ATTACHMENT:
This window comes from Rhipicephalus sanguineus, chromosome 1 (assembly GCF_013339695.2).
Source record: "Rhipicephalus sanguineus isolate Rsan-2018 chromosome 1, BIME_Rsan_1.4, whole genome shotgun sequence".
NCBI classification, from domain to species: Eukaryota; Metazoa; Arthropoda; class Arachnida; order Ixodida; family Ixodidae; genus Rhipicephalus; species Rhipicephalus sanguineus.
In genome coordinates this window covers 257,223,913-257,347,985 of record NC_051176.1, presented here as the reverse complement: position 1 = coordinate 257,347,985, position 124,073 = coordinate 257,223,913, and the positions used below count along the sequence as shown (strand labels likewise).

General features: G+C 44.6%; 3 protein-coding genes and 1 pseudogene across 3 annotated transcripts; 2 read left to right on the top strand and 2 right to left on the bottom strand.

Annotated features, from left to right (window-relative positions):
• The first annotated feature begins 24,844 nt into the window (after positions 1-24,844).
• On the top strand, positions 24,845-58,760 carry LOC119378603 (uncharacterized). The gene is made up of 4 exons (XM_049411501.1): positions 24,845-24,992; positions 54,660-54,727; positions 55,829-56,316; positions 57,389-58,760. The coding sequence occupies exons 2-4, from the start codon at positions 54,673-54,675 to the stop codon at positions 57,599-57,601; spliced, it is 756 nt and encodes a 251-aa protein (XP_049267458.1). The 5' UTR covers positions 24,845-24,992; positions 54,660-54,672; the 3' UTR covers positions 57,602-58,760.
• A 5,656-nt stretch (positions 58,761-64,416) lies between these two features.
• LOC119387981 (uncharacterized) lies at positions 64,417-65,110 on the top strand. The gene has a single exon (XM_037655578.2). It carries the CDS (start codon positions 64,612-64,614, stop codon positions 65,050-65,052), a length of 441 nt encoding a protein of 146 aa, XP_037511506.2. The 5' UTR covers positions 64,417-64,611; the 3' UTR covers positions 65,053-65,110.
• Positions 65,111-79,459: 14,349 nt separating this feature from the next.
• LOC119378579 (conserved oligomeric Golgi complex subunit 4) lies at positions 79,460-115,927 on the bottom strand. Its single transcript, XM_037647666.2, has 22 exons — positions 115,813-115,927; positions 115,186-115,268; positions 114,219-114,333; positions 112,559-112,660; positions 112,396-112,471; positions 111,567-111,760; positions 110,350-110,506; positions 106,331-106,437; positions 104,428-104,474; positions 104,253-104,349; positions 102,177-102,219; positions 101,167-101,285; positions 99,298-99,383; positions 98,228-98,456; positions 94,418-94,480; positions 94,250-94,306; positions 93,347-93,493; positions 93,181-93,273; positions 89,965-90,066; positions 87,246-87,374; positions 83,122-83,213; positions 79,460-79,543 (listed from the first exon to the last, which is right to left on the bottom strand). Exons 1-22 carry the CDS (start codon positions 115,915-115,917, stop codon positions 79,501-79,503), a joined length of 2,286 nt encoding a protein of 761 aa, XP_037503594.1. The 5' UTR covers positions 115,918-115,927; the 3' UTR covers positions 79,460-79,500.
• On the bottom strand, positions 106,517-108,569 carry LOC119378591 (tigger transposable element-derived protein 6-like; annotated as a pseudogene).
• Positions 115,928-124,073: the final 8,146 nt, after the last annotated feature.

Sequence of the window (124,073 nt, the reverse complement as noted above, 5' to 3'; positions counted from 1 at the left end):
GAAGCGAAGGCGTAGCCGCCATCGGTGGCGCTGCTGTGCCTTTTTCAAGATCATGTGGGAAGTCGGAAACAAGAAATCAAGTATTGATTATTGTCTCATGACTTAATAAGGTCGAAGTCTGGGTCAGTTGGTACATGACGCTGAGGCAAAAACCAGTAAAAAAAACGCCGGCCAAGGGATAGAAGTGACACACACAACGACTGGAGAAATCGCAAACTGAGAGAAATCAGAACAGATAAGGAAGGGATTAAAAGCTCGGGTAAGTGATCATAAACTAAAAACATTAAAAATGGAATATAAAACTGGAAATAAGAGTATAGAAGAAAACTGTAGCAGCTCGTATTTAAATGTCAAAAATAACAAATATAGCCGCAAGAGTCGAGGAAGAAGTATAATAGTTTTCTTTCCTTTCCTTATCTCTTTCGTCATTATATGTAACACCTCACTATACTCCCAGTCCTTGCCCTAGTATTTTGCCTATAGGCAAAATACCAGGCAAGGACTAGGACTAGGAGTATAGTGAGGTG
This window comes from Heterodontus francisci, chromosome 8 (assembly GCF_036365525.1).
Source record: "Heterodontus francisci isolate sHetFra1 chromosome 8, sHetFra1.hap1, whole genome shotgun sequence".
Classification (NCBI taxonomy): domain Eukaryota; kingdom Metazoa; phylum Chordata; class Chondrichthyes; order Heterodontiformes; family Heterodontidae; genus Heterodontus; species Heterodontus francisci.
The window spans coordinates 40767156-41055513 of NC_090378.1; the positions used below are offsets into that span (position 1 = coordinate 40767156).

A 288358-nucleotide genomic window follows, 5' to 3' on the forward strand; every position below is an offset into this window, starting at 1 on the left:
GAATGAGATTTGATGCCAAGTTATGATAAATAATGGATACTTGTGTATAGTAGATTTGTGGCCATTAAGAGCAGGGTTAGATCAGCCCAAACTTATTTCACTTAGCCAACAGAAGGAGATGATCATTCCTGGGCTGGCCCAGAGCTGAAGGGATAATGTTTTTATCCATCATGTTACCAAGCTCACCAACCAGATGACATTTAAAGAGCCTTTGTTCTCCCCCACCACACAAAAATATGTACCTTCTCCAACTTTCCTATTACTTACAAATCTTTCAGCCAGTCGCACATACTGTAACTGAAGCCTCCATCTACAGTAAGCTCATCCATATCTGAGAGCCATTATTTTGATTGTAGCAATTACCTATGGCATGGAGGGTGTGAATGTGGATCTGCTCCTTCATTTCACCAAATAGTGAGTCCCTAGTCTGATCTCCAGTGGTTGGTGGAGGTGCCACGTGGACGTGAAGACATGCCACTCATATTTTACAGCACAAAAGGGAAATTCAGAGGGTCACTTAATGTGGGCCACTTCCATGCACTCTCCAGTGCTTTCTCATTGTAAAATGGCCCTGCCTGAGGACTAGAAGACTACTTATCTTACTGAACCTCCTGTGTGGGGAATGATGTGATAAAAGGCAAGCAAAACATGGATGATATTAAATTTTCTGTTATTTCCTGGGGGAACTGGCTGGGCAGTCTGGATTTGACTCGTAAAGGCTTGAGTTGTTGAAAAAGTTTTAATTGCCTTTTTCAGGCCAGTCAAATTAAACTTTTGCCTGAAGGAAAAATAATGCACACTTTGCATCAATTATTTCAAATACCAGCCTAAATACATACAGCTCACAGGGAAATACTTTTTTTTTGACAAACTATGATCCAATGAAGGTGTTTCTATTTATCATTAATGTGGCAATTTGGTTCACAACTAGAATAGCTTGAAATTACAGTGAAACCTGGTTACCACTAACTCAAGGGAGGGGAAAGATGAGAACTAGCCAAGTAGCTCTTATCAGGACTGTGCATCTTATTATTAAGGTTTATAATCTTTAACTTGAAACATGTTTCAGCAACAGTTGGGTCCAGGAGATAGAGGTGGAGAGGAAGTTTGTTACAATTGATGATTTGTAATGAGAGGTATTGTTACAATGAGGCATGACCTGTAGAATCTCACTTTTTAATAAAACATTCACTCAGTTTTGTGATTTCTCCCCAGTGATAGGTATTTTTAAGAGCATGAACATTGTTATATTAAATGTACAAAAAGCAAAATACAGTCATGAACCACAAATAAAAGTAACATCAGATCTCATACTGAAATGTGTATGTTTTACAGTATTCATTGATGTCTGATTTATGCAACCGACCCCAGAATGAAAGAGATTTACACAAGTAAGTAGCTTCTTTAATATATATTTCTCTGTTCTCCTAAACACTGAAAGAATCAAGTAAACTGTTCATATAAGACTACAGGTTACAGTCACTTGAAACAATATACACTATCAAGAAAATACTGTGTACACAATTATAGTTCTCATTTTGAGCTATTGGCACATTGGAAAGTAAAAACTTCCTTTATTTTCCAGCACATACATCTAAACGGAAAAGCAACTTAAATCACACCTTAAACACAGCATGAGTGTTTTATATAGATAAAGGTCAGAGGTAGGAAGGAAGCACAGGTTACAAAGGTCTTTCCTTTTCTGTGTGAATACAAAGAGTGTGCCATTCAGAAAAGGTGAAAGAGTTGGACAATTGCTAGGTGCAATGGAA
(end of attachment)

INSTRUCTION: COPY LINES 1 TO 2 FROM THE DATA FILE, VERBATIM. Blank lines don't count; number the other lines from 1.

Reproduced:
This window comes from Rhipicephalus sanguineus, chromosome 1 (assembly GCF_013339695.2).
Source record: "Rhipicephalus sanguineus isolate Rsan-2018 chromosome 1, BIME_Rsan_1.4, whole genome shotgun sequence".